A short wheelbase. Hardly any rear overhang. A fully exposed chassis, sitting high, that oozes heavy-dutyness from front bumper to tail lights. That’s the typical profile of a classic 6×6 dump truck alright.
In the decades after the Second World War a 6×6 chassis was the norm in the earth moving business. Maximum horsepower output, comfort and speed were completely irrelevant in the (re)building era after the war. It was all about the payload capacity, durability and off-road capabilities. Crawling through our soft soil, with a dump bed loaded to the max, without getting stuck. That was its daily task.
Former US military 6×6 trucks, mostly GMC and REO, were converted into dump trucks on a large scale. German truckmakers also offered a line of high-quality on/off-road chassis. Logically domestic truck manufacturer DAF also wanted a slice of the cake.
In the fifties DAF had already built a 6×6 chassis, the unconventional -in all aspects- DAF YA 328 artillery tractor with its H-drive drivetrain. Their first civilian 6×6 chassis was the AZ 1900, introduced on the market in 1965.
This seems to be on a test “track”. Two guys in the cab and an engineer asking how things are working out. (Photo courtesy of DAF Trucks)
Apart from the 6-speed constant-mesh transmission and the transfer case, both manufactured by ZF from Germany, the full time 6×6 AZ 1900 truck was all-DAF. Its maximum legal on-road GVM was 22 metric ton (48,500 lbs). It has a fully welded chassis, hydraulic power steering and a mechanical air brake system.
From 1965 to 1970 the AZ 1900 was powered by DAF’s DS 575 turbo diesel engine. (Photo courtesy of DAF Trucks)
The DS 575 engine, a 5.75 liter inline-6, was DAF’s first turbocharged diesel engine, introduced in 1959. The maximum power output of the direct injected, 4-stroke power unit was 165 SAE-hp @ 2,400 rpm.
The so-called Frog DAFs with the standard dead front axle had their headlights mounted in the cab, see the red truck on the right. They moved to a lower position in the bumper on the AZ 1900 because of the height of the 6×6 chassis. The all wheel drive DAFs also got other and wider fenders, with a flat top side, so they could be used as a step.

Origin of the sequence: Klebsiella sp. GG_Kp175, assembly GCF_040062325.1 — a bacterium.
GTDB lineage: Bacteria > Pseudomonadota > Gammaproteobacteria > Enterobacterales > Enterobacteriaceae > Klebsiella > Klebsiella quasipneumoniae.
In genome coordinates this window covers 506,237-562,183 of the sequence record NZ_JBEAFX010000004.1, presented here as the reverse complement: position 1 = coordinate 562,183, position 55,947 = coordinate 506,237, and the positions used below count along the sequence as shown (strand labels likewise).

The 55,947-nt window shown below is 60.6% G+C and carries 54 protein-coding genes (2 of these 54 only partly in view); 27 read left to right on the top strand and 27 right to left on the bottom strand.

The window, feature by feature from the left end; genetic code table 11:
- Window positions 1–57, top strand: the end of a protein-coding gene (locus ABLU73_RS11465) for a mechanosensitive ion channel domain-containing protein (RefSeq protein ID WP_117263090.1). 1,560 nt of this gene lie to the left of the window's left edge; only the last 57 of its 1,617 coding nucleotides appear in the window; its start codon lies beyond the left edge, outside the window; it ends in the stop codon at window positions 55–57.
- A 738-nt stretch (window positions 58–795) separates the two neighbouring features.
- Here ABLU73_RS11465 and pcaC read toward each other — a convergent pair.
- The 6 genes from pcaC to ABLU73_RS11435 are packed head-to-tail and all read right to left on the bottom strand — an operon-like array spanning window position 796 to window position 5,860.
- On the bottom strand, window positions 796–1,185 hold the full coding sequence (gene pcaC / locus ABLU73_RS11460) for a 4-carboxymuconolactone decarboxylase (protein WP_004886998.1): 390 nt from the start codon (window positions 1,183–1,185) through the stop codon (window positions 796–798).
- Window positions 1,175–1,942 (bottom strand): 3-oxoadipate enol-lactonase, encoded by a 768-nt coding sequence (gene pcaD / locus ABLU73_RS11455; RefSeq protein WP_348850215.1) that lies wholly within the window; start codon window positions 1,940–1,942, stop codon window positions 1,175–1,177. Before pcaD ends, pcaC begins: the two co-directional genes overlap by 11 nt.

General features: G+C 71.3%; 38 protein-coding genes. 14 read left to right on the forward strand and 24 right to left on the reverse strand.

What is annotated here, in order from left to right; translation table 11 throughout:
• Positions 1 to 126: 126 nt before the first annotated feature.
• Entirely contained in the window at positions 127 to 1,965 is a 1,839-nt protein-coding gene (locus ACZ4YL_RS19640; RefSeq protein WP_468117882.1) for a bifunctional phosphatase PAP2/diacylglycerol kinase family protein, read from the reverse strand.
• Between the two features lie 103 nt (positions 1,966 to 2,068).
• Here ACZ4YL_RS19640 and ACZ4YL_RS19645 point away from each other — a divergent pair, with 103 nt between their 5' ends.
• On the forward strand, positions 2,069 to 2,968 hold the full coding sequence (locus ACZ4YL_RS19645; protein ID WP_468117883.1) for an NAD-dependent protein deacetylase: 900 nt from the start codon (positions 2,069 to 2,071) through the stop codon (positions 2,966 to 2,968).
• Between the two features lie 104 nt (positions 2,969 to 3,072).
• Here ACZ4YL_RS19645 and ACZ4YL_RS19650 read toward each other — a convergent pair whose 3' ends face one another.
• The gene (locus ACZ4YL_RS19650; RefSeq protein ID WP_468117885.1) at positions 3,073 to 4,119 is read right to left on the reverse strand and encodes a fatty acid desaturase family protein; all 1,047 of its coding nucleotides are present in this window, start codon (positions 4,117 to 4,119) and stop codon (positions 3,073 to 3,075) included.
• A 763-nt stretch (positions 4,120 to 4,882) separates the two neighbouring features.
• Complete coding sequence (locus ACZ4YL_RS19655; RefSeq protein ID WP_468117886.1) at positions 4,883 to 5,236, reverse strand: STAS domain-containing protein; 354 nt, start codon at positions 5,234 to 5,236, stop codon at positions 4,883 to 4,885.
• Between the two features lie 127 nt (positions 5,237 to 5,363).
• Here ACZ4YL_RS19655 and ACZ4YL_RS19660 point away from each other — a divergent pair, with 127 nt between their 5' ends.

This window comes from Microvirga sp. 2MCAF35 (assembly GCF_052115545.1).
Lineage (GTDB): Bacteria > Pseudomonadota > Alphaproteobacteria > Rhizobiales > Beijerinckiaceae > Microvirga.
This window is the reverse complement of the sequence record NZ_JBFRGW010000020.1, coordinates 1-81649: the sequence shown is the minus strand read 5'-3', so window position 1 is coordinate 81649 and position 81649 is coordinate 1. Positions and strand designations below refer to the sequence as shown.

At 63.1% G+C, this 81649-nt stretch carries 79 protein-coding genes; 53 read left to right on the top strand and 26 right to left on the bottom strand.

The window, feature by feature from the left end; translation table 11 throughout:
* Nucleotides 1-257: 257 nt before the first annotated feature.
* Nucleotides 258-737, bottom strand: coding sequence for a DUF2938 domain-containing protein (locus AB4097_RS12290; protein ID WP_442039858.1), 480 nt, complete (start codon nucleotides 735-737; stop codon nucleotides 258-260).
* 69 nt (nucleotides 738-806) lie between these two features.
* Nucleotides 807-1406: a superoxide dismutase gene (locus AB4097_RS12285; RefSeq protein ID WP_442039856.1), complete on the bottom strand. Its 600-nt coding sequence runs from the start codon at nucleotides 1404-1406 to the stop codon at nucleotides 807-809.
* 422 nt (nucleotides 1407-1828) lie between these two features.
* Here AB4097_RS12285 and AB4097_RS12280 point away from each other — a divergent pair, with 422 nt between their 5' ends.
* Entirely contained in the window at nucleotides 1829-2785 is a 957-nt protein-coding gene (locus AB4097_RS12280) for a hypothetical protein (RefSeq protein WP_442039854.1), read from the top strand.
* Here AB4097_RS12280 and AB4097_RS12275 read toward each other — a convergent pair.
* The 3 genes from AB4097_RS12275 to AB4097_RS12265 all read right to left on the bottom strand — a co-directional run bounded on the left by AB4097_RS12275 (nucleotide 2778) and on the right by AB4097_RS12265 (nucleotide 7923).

The truck is equipped with a 3-way dump bed. Around 1970 the domestic competition for the AZ 1900 came from GINAF (Van Ginkel’s Automobiel Fabriek), Terberg and RAM (R.A. Mimiasie). Its foreign competitors were built by Magirus-Deutz, Hanomag-Henschel, MAN, Mercedes-Benz and Tatra.
Back then almost all 6×6 trucks were conventionals. Nowadays not one truckmaker offers a factory conventional model on the European market anymore.
There’s an AZ 1900 cab-chassis in the DAF Museum in Eindhoven too.
The production of this DAF model ended in 1973. In 1974 it was superseded by the FAZ 2200 DU 6×6 with the modern tilt cab. But times were changing, more power and payload capacity please ! After circa 1975 the 8×8 dump truck became more and more common in earth moving.
And in 1984 GINAF introduced this sensational 10×8 chassis with 3 steerable axles. As before, GINAF used DAF cabs and powertrain components for its magnificent specials. Euro-truck enthusiasts will recognize the DAF F241 cab from the 2800, 3300 and 3600 series. And just like on the DAF AZ 1900 the GINAF’s headlights also moved from the cab to the bumper.
Meanwhile our soft soil roaders with 5 axles have reached their peak, that’s the maximum legal on-road weight limit of 50 metric ton (110,000 lbs). As far as I know you won’t find them heavier, anywhere. Sure, in a quarry, but not on the highway or any other public road.
Here’s a YouTube video featuring the orange AZ 1900 I caught at the 2016 DAF Museum Days. Crawling up a hill, fully loaded.
DAF still produces a line of heavy-duty trucks for earth moving and other tough jobs, yet only as 6×4 and 8×4 chassis. No harm done, if you want all wheel drive, just call the Van Ginkel family. They’ll gladly use the DAF as their starting point.